People with oily skin often think they don’t need moisturizers, or that moisturizers make their complexions greasier. Yet even oily skin requires softening and protection, especially if you use drying astringents or acne medications. Moisturizers protect against external elements, which can clog pores and cause breakouts. Talk to your dermatologist to tailor your skincare routine to your specific issues, which may also include acne or fine lines.
In the Daytime
Light, water-based formulas, rather than heavy creams, work best for oily complexions during the day. Look for phrases on the moisturizer’s label that indicate that product will work well on oily or acne-prone skin. “For oily skin” is an obvious indicator, of course, but other important terms to look for include “water-based,” “won’t clog pores” or “noncomedogenic.” The American Academy of Dermatology or AAD, advises that people with acne-prone skin should avoid products with cinnamon, coconut oil or cocoa butter.
Some lightweight, non-clogging moisturizers also offer sunscreen protection or tinting properties -- or both. Use a multipurpose product to keep your pores from being clogged by multiple makeup or sunscreen products. Purchase a separate oil-free sunscreen for later applications, because your morning routine won’t provide all-day sun protection, the AAD notes.
While You Were Sleeping
Older women with oily skin may find retinol serums to be the best nighttime product for their skin. These products treat fine lines while also balancing oil production. Ask your dermatologist whether a prescription formula may be best for your combination of skin issues.
The AAD recommends people with oily skin wash their face first and wait for at least five minutes before applying other products. Follow with an acne medication or astringent for oily skin. Apply moisturizer, then non-clogging makeup. Put on moisturizer with sunscreen before going outside in cold weather, especially if you will be exercising or otherwise facing the elements for prolonged periods. Weekly exfoliating products are fine, but not during acne breakouts.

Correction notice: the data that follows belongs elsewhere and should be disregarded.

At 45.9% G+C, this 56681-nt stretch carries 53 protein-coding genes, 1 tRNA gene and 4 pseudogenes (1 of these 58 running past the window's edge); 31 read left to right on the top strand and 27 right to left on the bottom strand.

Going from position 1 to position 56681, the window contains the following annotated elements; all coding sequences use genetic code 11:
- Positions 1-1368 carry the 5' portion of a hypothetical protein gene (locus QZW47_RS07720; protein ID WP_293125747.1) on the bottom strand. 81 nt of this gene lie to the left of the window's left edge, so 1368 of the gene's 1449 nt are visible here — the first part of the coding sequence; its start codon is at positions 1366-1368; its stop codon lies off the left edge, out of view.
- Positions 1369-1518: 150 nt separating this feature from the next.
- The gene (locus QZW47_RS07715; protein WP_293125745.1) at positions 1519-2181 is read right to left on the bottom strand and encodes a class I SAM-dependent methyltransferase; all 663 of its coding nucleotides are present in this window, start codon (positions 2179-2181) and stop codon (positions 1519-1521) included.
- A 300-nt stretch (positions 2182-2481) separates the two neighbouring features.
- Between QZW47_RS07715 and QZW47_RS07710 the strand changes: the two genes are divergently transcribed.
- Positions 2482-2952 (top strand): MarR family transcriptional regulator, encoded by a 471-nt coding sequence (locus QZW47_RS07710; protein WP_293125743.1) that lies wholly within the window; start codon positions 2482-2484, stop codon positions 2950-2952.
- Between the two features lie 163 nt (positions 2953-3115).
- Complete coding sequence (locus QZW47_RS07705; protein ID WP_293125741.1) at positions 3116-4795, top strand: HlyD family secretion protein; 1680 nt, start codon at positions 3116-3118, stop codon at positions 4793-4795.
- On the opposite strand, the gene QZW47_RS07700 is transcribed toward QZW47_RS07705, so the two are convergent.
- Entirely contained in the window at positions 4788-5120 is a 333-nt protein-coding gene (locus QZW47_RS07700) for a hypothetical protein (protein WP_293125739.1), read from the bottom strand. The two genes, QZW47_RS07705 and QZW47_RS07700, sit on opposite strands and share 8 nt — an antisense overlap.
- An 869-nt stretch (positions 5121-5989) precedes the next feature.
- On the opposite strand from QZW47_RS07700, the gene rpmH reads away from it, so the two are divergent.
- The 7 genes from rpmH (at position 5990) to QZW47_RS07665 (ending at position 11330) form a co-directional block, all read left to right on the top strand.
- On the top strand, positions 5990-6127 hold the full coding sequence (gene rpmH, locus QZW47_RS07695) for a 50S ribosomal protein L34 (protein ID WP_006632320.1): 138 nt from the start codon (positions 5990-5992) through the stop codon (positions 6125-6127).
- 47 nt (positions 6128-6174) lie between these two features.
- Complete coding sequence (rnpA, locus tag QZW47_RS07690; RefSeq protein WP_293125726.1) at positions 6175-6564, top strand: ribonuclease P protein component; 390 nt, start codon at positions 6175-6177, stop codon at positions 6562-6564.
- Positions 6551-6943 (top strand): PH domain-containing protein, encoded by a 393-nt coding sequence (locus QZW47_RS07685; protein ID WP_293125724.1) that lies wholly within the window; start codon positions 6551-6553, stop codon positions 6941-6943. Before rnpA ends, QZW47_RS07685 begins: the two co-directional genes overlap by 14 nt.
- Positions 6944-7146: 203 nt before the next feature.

Natural beauty author Dina Falconi’s recipe for an oily skin moisturizer involves a combination of non-clogging vegetable oils and therapeutic herbs and essential oils. She suggests infusing St. Johnswort and calendula herbs in olive oil for several weeks. Strain the botanicals and combine 2 ounces of this herbal olive oil with 3 ounces each of canola oil and coconut oil. Gently heat the mixture until the solid pieces melt, then allow it to cool. Gently heat 9 ounces of water. When both mixtures reach room temperature, combine them and add 35 drops each of ylang ylang and lavender essential oils, along with 10 drops of lemongrass essential oil. Pour the mixture into wide-mouthed containers. If your skin is also prone to acne, eliminate the coconut oil and increase the other oils.
- Earthly Bodies & Heavenly Hair; Dina Falconi
- Teen Vogue: Learn How To Properly Moisturize Oily Skin
- American Academy of Dermatology: AcneNet: How to Choose Makeup, Moisturizer, and Sunscreen
- American Academy of Dermatology: Saving Face 101: How to Customize Your Skin Care Routine With Your Skin Type